Helen Britton graciously interrupts her busy schedule to speak about her charms art, as it is just a week before her Interstices exhibition at Perth’s Lawrence Wilson Gallery. The usual noise of installation heard all around us. Some works are already attach to the walls, others are strategically place on the floors. The space is fill with boxes, bubble wrap and ladders, as the installation crew continues their work.
Britton smoothens a piece of metal that could be used as an ornament for the body on the table before us. Britton carefully balances a combination of hand-wrought metallic forms by carefully arranging the ends. She takes another out of a box.
Quick, While Nobody Is Looking, Feel It
Most gallery visitors are denied the privilege of touching. Shivering, tinkling, tiny metal shapes glide between my fingers. These tiny metal shapes are like a lichen-filled European forest in the rain. You are transported by the gunmetal gangrene pine leaves, which dripping with leaf mould fungus. It’s beautiful.
What is it that holds us captive in our fascination with objects of the material world? You may have trinkets in your credenza’s bottom drawer, or proudly displayed on a living room cabinet. These items are part of material culture and can be imbued both with personal and social meanings.
Britton’s collection of personal icons, which she refers to as her creative inspiration, is a random gathering of objects that may seem like a random assortment of fancies.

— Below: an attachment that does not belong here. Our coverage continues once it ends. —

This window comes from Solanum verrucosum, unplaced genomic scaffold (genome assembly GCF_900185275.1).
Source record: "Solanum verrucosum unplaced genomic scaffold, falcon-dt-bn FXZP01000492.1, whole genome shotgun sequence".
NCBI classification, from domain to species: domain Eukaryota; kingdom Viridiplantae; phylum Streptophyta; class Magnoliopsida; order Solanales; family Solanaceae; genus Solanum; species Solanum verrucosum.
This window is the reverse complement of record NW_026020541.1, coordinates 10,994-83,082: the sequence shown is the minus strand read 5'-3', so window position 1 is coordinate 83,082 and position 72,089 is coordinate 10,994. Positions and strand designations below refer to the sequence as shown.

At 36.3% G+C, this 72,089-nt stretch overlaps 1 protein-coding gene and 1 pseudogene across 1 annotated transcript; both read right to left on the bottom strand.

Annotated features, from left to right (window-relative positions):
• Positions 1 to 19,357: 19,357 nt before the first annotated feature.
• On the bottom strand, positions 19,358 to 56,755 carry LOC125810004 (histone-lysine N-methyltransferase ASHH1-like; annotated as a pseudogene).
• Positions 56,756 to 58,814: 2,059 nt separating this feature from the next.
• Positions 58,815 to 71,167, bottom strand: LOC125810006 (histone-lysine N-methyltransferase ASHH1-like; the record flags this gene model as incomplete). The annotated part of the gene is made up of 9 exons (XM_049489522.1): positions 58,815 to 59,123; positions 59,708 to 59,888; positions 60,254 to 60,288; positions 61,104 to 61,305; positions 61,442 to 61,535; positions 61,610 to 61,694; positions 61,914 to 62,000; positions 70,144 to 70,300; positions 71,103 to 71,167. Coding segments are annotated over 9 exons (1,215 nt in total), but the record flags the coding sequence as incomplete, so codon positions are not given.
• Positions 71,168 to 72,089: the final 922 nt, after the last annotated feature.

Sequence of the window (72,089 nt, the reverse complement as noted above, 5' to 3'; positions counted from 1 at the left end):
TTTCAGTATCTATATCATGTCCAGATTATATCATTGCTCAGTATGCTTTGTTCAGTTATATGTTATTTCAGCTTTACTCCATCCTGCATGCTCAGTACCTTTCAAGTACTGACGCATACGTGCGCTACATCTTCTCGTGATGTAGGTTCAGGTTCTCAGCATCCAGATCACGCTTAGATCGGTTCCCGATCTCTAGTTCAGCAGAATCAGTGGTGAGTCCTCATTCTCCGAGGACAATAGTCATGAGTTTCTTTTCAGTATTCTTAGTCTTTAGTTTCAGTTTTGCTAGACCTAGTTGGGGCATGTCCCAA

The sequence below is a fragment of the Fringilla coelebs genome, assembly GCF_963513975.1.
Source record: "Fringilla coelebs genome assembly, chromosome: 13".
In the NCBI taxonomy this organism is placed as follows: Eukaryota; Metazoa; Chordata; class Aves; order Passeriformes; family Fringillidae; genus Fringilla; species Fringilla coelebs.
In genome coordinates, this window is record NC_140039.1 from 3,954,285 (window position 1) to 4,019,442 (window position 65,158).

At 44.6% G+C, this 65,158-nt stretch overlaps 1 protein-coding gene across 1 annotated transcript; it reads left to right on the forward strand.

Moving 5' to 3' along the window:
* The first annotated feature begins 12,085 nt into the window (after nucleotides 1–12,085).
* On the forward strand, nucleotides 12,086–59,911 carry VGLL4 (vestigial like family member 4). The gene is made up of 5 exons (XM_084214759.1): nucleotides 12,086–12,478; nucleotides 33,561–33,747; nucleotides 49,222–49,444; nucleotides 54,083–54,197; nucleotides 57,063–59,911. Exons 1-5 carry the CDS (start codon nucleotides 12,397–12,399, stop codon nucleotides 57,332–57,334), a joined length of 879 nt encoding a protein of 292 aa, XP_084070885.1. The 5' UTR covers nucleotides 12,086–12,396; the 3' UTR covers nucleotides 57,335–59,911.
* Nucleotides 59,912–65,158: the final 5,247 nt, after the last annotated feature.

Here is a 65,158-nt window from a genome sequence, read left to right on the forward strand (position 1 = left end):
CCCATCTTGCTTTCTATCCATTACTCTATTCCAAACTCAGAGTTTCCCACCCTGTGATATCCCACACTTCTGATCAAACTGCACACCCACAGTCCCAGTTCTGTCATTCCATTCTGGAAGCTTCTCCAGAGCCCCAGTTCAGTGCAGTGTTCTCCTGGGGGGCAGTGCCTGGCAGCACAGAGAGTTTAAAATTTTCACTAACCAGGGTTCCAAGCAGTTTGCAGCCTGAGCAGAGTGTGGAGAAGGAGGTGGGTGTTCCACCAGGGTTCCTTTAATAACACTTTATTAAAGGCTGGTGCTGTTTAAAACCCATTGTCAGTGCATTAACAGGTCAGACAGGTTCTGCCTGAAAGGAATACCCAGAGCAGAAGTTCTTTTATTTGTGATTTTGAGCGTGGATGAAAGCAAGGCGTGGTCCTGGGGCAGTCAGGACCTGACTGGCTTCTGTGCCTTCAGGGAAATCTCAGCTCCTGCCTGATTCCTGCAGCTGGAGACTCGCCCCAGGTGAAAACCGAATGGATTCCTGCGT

Britton studied fine art at Edith Cowan University. She also completed a Masters in Creative Arts by Research at Curtin University. Britton is a renowned international jeweller and maker exquisitely crafted items that are inspired from the diverse cultures around her.
Studio Charms Is Now In Germany
While her studio is now in Germany, she maintains close ties to Western Australia and visits often. The landforms, bush, and coastal environments of Western Australia provide her with solace and inspiration. Interstices is a celebration and tribute to her 25-years of practice.
Two darkly lit forms, either trained eels, or eevilish train, trundle along the looping circuit in the gallery’s darkened hall.
A set of boldly-painted drawings, captured in a flash of downlight glare on a nearby wall are reminiscent of sideshow posters, European folk art chapbooks and places savoring uncertain pleasures.
An adjacent wall is cover in large lucky charms. In front, there’s a display case with intrigue-fuelled jewellery items. A tiny, glowing horse is enclose in a metal cage. Has it been racing too fast? Three little bluebirds are also nestle in the cage. While a devil-faced, ring laughs at itself, the two of them are encase in an uncomfortable metal bed.
Gallery Buzzes With Excitement Charms
The gallery buzzes with excitement , trepidation and thrill-seeking . Get on board the ghost train! Try your luck! Try your luck! Grab your show bags! Helen Britton will playfully tease you tonight with unheimlich.
Britton, in one space, critiques the institutional hierarchies that govern conventional art practice by combining the violence of decorative with the institutionalism of traditional art practice. Large-scale drawings and lusty ornaments made for personal white cube walls echo the rich details of body adornments that fill display cabinets.
Another area is where industrial chic meets dystopian realms. A floor sculpture, perhaps an architect’s model for an industrialized zone; or an upscaled version of one of her body works becomes the base for a variety of jewellery forms that reflect the clamours of modern technology.